But this Les Mis’s real strength was in its depth of casting. Lachlan Turner and Darylin Ramondo gave us a Thenardier couple that was faultless, grotesque and comedic. Zoy Frangos was compelling as revolutionary student Enjolras, Adam Di Martino perfect as his lieutenant Marius, the love interest of fragile Caitlin Mathieson’s Cosette. And behind these second-leads was a support cast of such talent it occasionally rivalled the lead performers for prominence. So stand and be counted Lachy Joyce, Tony Wasley, Thomas Russell, David Ward, Dominic Muirhead, Jacob Petkovic, Greg Shawcross, Ed Dolista, Tim Maloney, Brendan Rossbotham, Glen Barton, David Senftleben, John McCarthy, Ash Chappell, Jonathan Evans, Tayla Johnston, Tori-Lea Stones, Cassandra Whittem, Elise Vogrin, Kethly Hemsworth, Emily Jacker, Erin Mathieson, Cheryl Campbell, Tess Muirhead, Shani Clarke, Declan Evans, Tayla Gartner and Stephanie Smith-Gard.
In the hands of vocal director Tania Spence this acting, moving, posing, striking, singing unit created a powerful base of memorable harmonies, visual tableaux and stirring anthems that completed a production of true quality.
Go se this Les Mis. It scores a record nine. VO nominations, that is.
- Colin Mockett
Pride of Place in the Costa
Geelong Summer Music Camp Concert
Costa Hall, January 18, 2013
Take 220 young, enthusiastic musicians, marinate them in fine music for four days in a concentrated setting without distractions, spice the mix with 40 talented, youthful tutors, agitate throughout with masterclasses from stimulating mentors and the result is - Geelong’s most uplifting, inspiring concert.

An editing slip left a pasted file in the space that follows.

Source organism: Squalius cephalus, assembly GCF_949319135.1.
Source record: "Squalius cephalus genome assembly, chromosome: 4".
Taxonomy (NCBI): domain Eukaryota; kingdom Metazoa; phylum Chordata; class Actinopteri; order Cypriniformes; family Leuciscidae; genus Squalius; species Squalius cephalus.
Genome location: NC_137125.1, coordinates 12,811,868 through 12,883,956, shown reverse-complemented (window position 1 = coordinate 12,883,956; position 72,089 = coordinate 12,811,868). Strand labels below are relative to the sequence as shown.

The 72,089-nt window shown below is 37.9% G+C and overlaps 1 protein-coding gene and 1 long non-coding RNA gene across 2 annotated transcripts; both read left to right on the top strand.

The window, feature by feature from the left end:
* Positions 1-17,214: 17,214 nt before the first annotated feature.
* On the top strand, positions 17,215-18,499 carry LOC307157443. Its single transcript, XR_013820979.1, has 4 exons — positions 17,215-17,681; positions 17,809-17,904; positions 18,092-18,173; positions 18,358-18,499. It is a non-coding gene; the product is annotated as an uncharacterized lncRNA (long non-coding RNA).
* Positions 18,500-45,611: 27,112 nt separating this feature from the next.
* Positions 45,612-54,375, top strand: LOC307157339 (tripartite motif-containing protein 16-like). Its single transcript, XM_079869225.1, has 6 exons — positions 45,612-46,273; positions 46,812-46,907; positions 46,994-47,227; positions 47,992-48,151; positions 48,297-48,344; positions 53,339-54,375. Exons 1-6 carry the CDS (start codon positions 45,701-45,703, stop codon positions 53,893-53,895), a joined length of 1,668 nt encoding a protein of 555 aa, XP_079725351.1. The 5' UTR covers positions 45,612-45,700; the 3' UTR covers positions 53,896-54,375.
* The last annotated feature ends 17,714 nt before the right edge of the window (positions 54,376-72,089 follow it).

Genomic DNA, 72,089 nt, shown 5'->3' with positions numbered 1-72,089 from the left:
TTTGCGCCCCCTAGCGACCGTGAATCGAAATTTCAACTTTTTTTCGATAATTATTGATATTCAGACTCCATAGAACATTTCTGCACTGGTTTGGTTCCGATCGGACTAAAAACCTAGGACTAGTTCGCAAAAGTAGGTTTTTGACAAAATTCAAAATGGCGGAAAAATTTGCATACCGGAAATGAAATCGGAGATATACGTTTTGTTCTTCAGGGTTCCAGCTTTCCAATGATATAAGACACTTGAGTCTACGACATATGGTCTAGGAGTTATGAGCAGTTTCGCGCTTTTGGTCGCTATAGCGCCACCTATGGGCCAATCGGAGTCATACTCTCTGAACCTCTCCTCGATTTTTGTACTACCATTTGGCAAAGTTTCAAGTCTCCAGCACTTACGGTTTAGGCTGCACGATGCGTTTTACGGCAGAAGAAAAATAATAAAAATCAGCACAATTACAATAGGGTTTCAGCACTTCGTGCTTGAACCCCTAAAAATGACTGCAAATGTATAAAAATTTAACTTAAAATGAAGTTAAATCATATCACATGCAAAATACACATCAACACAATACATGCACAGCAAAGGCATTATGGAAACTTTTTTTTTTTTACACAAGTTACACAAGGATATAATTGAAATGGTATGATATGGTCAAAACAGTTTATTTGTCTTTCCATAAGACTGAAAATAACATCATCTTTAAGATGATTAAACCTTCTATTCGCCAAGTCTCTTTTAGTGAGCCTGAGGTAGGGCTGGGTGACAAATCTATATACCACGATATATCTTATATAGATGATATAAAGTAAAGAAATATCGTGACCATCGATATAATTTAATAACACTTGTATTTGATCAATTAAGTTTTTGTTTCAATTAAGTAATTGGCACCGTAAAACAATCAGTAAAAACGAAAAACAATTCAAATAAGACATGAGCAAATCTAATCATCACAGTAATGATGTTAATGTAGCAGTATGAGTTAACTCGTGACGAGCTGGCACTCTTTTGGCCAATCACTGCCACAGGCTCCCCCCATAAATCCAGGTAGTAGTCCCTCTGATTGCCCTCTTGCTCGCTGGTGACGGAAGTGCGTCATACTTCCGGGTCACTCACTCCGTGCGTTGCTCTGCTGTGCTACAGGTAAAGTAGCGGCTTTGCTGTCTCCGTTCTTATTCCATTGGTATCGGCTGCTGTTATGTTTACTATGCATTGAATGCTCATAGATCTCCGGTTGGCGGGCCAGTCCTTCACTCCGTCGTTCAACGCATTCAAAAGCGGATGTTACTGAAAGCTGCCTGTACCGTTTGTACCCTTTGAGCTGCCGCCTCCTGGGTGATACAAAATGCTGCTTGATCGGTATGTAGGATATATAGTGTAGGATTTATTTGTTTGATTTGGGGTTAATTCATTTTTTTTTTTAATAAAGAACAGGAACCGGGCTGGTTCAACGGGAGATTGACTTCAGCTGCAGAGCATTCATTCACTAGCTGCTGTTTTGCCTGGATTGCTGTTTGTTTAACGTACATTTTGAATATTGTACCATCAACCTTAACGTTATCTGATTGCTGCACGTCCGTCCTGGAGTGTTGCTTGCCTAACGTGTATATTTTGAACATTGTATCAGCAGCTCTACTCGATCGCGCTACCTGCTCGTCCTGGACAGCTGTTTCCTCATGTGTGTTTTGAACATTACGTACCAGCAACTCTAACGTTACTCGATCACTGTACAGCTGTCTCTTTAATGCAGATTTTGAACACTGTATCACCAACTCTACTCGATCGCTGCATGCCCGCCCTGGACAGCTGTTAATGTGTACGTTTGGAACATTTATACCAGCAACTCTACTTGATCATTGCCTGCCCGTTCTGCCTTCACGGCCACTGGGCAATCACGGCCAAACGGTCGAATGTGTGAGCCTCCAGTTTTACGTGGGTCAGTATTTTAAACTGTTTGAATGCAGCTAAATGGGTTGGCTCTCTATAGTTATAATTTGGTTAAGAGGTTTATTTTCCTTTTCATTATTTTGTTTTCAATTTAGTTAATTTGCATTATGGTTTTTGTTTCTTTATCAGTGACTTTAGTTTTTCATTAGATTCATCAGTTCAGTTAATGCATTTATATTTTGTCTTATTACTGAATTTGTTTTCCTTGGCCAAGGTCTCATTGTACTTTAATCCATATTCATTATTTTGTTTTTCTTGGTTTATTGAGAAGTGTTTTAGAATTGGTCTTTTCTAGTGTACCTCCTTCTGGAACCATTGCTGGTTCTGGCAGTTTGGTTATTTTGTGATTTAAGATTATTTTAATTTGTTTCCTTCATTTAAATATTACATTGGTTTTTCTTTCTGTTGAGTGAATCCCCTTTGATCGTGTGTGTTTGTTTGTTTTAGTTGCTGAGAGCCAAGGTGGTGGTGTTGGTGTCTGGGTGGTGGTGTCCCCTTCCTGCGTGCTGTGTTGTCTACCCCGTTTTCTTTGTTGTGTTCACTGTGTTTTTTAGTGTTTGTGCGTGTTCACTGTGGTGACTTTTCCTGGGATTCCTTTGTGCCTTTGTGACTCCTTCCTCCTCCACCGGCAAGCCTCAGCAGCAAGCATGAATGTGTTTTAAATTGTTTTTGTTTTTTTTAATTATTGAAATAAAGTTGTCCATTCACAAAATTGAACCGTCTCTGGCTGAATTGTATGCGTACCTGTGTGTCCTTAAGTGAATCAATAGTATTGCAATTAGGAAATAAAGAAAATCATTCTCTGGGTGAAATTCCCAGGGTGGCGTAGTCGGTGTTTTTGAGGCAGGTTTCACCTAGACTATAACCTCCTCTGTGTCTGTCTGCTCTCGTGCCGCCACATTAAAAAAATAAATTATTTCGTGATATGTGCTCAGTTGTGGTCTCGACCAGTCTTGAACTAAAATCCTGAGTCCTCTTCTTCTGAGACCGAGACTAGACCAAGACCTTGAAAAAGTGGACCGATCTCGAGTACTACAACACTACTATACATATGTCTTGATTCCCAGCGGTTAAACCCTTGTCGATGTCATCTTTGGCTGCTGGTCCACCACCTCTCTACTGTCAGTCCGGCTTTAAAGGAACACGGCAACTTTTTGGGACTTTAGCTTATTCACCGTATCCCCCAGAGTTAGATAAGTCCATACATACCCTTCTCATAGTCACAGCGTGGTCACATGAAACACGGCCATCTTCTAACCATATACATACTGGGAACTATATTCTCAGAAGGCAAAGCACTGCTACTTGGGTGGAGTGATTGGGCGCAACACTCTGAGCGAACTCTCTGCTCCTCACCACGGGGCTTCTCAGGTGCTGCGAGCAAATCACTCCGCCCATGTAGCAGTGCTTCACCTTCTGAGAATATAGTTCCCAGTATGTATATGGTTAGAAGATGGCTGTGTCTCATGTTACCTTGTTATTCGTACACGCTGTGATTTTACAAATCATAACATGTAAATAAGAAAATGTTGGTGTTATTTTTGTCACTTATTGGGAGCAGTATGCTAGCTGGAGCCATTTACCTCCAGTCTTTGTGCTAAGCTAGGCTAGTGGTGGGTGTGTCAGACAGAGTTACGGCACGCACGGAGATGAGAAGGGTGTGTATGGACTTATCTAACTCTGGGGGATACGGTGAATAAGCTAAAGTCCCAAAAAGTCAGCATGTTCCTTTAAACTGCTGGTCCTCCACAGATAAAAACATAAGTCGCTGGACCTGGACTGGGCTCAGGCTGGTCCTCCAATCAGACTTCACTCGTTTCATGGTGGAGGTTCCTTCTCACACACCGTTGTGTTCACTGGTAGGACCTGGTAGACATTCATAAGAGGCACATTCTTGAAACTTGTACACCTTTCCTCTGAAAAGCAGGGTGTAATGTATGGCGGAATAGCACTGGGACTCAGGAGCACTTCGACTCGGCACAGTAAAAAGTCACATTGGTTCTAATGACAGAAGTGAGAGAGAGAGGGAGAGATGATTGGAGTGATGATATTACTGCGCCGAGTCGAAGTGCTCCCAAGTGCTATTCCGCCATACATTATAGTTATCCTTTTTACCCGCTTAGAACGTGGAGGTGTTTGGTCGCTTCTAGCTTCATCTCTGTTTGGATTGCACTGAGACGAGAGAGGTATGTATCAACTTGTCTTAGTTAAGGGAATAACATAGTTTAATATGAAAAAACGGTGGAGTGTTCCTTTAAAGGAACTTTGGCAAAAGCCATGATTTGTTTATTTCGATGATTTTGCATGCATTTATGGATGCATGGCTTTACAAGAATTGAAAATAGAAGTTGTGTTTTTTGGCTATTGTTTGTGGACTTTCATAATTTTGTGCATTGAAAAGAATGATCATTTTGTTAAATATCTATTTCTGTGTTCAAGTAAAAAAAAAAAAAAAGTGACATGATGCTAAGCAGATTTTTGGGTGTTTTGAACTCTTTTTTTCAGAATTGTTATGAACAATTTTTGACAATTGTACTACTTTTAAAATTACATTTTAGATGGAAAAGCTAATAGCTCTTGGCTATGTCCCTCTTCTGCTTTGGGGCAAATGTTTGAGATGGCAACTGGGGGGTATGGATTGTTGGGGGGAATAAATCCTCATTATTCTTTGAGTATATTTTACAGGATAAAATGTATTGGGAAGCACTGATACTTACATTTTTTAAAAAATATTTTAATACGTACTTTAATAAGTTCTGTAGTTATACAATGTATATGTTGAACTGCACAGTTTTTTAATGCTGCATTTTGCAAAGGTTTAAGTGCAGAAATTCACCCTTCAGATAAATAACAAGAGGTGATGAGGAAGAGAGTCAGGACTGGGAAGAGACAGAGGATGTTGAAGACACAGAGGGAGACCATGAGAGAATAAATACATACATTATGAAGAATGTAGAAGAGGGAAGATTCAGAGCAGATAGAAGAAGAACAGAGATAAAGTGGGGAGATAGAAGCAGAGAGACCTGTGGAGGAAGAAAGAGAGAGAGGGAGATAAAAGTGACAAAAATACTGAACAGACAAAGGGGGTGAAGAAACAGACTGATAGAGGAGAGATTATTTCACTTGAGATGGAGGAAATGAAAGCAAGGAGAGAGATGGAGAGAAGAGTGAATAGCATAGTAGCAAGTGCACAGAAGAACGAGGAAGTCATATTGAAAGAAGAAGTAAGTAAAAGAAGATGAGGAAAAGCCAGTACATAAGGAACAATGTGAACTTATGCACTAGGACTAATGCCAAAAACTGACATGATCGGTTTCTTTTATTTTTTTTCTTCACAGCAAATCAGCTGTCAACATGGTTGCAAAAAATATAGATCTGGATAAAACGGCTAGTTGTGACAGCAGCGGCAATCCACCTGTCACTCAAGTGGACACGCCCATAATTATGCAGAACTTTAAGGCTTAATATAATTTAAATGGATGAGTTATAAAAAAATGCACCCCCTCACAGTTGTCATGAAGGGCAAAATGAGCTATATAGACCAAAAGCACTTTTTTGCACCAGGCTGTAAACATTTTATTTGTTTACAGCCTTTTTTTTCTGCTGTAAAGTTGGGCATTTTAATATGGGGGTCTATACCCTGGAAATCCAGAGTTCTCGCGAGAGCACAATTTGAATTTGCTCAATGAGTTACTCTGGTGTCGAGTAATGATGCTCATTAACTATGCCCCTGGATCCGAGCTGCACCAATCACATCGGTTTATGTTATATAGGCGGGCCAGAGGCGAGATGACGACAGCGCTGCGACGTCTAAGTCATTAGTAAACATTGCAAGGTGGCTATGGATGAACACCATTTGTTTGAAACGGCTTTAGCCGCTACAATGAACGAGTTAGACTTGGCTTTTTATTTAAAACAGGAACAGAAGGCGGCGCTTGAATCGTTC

This, 2013 Geelong Summer Music Camp end-of-camp Costa Hall concert was mixed to this - by now - tried and true recipe and it turned out, as always, excellent.
In many respects, this GSMCC was better than all those that had gone before. It had built on past experience to effect its huge logistical challenges - which involved switching 60-70 member bands with string orchestras and choirs in ridiculously short times with the minimum of fuss; it had an excellent flaw-free audio system, an informed, helpful compere in Allister Cox and above all it had the astonishing, extraordinary talent from all those fresh young musicians.